If you want to get good sound recorded for any reason, and you don't want to make the
mistakes that are frequently made by most people, listen to this podcast. Hear different
microphones to see what they sound like. Find out how you can get professional equipment at a fraction of the price.
Listening to poor quality sound, is like reading a book that is a photocopy of a photocopy, in poor light. Your brain just wants to give up. A poor microphone will produce sound that is the
equivalent of reading a photocopy of a book. The ears want to shut it off. The listener may not even understand why they don't like to listen to the material but will instinctively move to the next podcast.
The Shure SM 58 dynamic microphone is one of the most well known and versatile mics. It's
brother, the Shure SM 57 is the presidential microphone. It has been on the podium with the presidential seal for decades. These microphones sound great and take a beating. A condenser microphone on the other hand has a clean, clear sound that is perfect for accurately reproducing every aspect of a person's voice. Don't drop it or blow into it though. You may wreck it.
A mixer may be required if you are are going to interview someone and you need more than one microphone. If it's just one person, you can get away with a lot less equipment.
Almost any computer can be used to record audio. I used a Hewlett-Packard Netbook computer to record audio with no trouble. You should do a few things first, like put it into high
performance mode, turn off the WIFI, and use mains voltage with the battery. If the power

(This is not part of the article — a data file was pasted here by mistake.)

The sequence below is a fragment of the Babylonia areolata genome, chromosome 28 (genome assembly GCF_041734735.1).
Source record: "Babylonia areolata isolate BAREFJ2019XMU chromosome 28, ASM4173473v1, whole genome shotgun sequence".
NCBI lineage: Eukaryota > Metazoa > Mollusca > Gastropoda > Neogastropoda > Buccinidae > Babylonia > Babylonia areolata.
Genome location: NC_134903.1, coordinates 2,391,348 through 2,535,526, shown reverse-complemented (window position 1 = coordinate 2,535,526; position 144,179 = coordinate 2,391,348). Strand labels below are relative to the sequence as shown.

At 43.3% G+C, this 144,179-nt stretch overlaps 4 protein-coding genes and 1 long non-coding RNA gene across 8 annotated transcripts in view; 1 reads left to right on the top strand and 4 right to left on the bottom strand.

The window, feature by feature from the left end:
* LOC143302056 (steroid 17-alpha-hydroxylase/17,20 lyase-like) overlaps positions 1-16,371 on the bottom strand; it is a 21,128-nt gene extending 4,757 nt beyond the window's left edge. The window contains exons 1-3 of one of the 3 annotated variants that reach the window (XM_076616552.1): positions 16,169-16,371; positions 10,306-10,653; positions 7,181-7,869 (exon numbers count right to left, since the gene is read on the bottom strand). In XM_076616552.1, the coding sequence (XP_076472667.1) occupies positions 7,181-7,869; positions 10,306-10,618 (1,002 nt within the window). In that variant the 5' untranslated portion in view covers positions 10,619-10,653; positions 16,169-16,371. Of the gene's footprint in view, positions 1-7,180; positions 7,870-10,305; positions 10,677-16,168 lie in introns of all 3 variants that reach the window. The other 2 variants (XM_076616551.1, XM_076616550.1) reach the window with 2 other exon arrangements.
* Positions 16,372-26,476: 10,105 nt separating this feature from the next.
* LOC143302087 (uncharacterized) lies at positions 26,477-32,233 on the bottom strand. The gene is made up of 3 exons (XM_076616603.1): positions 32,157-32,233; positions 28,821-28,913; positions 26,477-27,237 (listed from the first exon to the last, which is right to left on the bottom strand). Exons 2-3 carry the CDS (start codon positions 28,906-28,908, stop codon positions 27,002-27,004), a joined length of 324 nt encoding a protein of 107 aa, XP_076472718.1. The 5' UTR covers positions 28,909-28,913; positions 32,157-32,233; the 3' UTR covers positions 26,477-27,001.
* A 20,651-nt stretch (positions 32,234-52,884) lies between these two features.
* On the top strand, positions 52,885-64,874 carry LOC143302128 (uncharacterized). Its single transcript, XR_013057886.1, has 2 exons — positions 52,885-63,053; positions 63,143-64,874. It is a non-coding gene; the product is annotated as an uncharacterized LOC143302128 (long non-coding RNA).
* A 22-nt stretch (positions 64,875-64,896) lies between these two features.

goes out, you won't loose all your recordings.
Audacity is the software of choice, if you don't want to spend gazillions of dollars for proprietary stuff. Audacity is totally free and it is fully functional for most recording purposes.
It also works on all computer systems – Mac, Windows and Linux.
If you want to record something that your computer is playing, like streaming videos, internet radio or even a running CD or DVD, you can.
It used to be that makers of computer sound cards would allow you to run Audacity or some other recording program at the same time as listening to something else. But manufacturers took away this ability by removing the “cross connect” function of sound cards. Older computer can do this but none of the newer computers can. To do this, you can connect an external sound capture device and cross connect it, connect an external mixer and press some buttons, or get a patch cord to physically redirect your sound card's output back into the input. Of course this is analog only, but it still works.
Once you have made a recording, you may want to store it in different kinds of formats. For example MP3 looses quality every time you re-edit it. There are other codecs that do not. If you are doing a lot of mixing you may want to save your audio files in OGG Vorbis format which does not loose quality every time you rework it. By listening to this podcast you may save yourself a lot of grief.
A special thank you to Derek R. Audette,
Creative Commons, for the bumper music
used in this podcast
[Notice: This podcast is still available. However, the technology is very dated at this point. I have used the Tascam digital recorder for most of my recordings. My report is located here.]
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